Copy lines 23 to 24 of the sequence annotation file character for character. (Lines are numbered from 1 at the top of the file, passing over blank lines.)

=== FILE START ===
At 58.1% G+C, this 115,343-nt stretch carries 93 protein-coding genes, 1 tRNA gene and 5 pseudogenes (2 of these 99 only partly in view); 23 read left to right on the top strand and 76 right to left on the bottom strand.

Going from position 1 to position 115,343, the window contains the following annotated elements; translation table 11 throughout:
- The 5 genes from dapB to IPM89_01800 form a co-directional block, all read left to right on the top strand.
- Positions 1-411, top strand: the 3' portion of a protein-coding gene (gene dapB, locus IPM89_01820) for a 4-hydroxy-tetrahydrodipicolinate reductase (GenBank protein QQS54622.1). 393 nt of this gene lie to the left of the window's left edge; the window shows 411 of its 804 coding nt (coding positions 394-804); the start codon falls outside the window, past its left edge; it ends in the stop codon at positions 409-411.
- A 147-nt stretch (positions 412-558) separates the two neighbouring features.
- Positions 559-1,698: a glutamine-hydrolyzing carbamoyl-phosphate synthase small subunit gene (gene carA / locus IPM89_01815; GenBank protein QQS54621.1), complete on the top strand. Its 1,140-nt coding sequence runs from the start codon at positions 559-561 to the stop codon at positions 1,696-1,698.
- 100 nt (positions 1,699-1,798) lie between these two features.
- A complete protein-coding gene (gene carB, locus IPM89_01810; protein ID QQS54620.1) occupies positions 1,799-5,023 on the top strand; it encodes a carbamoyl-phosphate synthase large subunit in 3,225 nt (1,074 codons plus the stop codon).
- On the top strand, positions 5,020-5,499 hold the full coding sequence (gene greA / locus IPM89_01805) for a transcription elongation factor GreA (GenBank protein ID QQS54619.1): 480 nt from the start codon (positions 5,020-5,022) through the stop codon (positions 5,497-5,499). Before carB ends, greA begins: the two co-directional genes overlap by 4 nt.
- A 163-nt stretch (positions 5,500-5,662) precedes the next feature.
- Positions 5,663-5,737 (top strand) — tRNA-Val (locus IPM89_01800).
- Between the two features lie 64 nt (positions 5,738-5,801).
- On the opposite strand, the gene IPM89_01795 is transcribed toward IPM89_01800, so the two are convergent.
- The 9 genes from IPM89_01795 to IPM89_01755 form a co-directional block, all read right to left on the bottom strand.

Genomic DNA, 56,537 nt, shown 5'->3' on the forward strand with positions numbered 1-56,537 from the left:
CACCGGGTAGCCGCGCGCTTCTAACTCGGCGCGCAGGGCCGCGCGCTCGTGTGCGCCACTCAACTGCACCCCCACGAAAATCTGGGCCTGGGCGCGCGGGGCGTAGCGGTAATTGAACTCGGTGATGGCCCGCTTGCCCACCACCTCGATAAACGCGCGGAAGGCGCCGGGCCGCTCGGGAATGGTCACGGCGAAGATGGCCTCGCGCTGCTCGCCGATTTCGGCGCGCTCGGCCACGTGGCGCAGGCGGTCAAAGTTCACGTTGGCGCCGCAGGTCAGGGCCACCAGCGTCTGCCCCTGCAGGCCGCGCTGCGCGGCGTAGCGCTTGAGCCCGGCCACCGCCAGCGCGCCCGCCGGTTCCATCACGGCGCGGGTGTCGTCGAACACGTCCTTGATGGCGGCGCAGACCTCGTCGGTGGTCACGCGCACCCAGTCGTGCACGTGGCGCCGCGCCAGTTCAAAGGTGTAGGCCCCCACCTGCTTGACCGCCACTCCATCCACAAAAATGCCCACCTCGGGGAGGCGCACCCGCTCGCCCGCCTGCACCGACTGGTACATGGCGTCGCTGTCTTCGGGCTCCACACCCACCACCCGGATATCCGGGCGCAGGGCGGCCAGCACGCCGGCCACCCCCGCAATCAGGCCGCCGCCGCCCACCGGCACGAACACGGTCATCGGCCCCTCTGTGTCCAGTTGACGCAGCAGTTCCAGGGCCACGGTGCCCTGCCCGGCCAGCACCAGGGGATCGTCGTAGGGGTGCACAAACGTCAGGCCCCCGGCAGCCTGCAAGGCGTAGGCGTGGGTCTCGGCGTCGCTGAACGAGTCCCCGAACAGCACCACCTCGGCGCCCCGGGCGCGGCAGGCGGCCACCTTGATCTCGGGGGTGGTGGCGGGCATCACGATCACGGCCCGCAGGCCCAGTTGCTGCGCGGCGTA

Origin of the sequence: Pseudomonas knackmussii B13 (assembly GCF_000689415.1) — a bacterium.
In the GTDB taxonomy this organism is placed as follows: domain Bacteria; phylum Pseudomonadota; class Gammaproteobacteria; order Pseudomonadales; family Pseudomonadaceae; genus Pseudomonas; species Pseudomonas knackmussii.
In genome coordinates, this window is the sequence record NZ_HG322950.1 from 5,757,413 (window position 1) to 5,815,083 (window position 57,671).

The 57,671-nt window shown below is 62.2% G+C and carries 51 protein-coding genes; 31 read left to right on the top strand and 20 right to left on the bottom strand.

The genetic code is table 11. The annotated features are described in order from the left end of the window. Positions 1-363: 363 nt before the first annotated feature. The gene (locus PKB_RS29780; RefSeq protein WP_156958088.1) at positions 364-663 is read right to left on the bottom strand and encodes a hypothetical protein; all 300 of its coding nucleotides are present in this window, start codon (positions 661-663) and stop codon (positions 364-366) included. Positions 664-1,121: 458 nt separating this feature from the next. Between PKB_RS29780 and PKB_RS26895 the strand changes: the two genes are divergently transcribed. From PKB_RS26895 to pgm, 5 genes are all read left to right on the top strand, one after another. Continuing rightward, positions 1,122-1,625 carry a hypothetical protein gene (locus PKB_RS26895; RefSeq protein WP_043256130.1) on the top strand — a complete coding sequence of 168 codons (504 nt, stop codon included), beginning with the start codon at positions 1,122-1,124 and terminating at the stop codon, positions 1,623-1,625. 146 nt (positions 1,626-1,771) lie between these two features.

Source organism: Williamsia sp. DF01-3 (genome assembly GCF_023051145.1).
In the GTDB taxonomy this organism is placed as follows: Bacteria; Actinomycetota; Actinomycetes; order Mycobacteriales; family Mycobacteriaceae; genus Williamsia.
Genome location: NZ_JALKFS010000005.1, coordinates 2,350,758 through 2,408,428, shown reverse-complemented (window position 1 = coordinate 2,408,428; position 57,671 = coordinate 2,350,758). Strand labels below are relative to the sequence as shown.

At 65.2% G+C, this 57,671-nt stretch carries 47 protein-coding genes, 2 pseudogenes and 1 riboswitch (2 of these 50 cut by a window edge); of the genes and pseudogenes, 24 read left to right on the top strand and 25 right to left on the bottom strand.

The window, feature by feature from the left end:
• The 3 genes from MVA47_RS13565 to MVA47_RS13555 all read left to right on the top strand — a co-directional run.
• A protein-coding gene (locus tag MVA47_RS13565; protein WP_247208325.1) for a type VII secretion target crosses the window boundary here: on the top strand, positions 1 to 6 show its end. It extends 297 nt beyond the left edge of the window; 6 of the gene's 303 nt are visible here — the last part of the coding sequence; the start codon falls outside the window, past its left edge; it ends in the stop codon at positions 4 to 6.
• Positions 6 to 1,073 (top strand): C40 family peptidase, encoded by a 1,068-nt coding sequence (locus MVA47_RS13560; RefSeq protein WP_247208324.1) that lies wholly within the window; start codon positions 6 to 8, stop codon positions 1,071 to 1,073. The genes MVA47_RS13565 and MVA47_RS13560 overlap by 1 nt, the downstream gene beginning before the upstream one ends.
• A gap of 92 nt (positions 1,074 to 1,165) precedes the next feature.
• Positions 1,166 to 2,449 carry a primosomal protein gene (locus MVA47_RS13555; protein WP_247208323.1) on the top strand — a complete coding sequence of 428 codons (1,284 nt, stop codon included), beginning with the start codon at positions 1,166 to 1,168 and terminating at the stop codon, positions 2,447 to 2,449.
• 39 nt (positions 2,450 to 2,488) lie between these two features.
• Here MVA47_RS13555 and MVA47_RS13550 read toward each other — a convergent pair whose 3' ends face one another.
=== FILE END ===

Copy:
In the GTDB taxonomy this organism is placed as follows: Bacteria; Actinomycetota; Actinomycetes; order Mycobacteriales; family Mycobacteriaceae; genus Williamsia.
Genome location: NZ_JALKFS010000005.1, coordinates 2,350,758 through 2,408,428, shown reverse-complemented (window position 1 = coordinate 2,408,428; position 57,671 = coordinate 2,350,758). Strand labels below are relative to the sequence as shown.